Wi =        Ci                 
1 + 4403e –ACi


Ci (read as “C sub i”) is the reading of ozone concentration measured in parts per million (ppm) taken at hour i. Because the W126 index is cumulative, Ci is in units of ppm-hours.

e is the base of natural logarithms, approximately equal to 2.71828.
A is a constant equal to 126/ppm-hour.

For example, suppose at 2:00 in the afternoon we measured an ozone concentration of .083 ppm. We would then calculate a W value for 2 pm this way:

             W2pm =                              .083 ppm-hours                   
                                1 + (4403)(e – (126/ppm-hour)(.083 ppm-hours))

This can easily be calculated with the help of a scientific calculator6 (note that the ppm-hours units cancel in the exponent as they should), yielding a value of 0.74 ppm-hours. This means that the ozone concentration at 2 pm will contribute slightly less to the cumulative total than if we did not use the formula (.074 ppm-hours versus .083 ppm-hours).

The Wi values are summed each day, giving a daily cumulative total:

Wdaily = ΣWi

summed from the first reading of the day at 8 am to the last reading at 7 pm.

The Wdaily values are themselves summed over a three-month period. As I understand it, these are running totals: January-February-March, February-March-April, March-April-May, and so on.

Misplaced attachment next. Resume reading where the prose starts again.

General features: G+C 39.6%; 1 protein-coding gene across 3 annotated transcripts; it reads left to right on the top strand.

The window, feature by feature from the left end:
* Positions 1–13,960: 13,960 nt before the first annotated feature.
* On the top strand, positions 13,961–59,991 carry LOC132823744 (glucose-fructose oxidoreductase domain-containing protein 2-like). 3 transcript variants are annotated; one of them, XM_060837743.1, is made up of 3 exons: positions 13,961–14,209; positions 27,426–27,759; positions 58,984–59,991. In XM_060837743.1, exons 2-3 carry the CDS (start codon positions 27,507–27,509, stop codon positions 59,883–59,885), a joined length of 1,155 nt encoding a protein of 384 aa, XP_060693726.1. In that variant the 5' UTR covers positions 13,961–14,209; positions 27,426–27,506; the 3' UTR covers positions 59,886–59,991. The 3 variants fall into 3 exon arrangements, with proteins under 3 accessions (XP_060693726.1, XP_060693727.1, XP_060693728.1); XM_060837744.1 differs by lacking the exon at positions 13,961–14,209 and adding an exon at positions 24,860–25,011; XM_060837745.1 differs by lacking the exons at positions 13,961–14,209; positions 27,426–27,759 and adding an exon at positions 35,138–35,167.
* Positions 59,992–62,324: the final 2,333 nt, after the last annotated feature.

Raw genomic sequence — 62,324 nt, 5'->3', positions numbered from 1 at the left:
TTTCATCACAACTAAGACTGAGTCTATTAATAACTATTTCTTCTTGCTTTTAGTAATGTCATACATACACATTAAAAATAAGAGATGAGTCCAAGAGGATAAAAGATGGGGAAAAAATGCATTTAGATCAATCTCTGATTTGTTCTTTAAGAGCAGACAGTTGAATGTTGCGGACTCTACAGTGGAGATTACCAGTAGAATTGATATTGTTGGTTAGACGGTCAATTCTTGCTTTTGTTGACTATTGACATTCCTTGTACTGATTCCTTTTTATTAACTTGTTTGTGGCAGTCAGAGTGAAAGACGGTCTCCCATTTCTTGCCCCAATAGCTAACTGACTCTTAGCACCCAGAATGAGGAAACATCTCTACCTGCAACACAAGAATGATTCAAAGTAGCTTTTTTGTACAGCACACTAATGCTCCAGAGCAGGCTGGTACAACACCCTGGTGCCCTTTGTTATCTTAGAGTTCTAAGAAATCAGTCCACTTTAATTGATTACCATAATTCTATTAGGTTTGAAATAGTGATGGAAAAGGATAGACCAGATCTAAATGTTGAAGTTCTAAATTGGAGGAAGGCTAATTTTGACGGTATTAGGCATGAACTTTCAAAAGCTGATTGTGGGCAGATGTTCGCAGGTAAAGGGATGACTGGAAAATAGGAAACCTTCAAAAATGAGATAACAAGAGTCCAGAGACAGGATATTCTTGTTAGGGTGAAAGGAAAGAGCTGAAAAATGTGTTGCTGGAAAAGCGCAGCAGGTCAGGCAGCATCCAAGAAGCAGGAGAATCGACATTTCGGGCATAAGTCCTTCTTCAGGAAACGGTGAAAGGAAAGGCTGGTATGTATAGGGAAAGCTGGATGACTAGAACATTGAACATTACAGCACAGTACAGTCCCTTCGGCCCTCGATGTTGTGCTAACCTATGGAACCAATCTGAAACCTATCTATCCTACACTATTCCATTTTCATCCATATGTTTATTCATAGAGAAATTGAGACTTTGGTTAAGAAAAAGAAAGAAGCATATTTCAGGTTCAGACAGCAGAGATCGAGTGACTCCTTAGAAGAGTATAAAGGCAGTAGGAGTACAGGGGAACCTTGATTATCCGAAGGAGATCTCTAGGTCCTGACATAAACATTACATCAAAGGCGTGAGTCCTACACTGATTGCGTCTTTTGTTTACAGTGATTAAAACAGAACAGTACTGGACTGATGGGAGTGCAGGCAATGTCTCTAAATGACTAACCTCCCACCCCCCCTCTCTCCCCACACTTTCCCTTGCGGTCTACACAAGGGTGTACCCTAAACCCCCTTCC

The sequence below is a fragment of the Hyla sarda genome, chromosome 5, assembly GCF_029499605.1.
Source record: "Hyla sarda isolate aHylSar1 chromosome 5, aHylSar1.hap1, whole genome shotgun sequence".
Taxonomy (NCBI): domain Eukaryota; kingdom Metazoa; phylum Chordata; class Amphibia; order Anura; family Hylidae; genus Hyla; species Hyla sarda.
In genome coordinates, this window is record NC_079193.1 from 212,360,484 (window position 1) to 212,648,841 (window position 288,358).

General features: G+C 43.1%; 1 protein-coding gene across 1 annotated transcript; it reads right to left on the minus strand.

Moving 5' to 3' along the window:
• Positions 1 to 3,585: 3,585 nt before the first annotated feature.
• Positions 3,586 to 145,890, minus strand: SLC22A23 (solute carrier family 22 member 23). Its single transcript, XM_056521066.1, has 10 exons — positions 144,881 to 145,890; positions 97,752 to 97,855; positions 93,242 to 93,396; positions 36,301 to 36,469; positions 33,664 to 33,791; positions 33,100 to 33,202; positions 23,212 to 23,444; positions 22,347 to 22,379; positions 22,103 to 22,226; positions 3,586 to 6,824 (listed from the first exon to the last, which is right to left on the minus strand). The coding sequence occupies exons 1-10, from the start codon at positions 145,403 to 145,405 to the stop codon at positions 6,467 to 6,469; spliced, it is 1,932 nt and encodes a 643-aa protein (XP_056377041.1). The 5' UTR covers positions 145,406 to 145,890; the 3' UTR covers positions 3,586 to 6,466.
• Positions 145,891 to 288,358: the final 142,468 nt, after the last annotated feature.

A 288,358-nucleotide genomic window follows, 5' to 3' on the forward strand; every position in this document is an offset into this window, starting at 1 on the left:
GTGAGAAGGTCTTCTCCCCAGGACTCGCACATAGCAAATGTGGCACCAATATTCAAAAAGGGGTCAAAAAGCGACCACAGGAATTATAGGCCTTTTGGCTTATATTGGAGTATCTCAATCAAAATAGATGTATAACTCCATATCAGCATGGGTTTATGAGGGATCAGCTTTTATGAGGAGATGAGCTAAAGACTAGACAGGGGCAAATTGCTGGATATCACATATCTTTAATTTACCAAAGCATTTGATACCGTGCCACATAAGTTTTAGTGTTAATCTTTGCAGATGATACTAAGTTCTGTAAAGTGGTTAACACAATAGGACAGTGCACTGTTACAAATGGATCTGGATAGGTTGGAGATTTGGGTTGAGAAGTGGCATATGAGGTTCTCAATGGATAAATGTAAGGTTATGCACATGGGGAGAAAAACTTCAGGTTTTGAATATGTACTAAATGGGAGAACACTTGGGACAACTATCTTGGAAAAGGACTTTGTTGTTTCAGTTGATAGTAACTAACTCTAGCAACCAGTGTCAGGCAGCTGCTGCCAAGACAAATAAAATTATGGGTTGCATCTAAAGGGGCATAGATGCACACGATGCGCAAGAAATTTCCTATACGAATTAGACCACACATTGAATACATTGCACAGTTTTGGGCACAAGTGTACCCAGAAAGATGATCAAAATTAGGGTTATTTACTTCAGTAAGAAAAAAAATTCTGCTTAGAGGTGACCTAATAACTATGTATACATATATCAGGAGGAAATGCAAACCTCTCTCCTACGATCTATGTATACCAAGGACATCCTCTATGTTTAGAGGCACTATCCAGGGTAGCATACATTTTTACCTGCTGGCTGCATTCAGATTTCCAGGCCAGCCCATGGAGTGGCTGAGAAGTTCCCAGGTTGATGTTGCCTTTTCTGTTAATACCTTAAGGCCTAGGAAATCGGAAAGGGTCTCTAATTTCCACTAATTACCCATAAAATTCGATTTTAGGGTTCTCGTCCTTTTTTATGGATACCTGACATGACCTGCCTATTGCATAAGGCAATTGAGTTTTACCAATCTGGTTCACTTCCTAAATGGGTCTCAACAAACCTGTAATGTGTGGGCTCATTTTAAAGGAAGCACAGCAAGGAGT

W126 = ΣWdaily

summed from the first day of each three-month period through the last day.

Thus, each calendar year produces ten W126 values, from January-February-March through October-November-December. The highest W126 value for the year is selected. This process is carried out for three consecutive years, producing three yearly maximum W126 values. The average of these three values is the final W126 value. If it is higher than 13 ppm-hours, then the area where the readings were taken is declared to be in non-attainment5.

For example, the following are fictitious highest W126 totals summed up during each of 2008, 2009, and 2010. All values are in ppm-hours:

Year Highest Value Period Summed
2008 15.2 Apr-May-Jun
2009 14.3 May-Jun-Jul
2010 12.9 Mar-Apr-May

The average of these three values is 14.1 ppm-hours. Since this is above the standard of 13 ppm-hours, the area from where these readings were taken is in non-attainment.

Why is the W126 index used? To quote A.S.L. & Associates, a Montana company whose founder developed the W126 index:

The W126 index is a cumulative exposure index that is biologically based. The W126 ozone index focuses on the higher hourly average concentrations, while retaining the mid- and lower-level values. By applying a continuous weighting, the W126 index has the advantage of not utilizing an artificial “threshold.”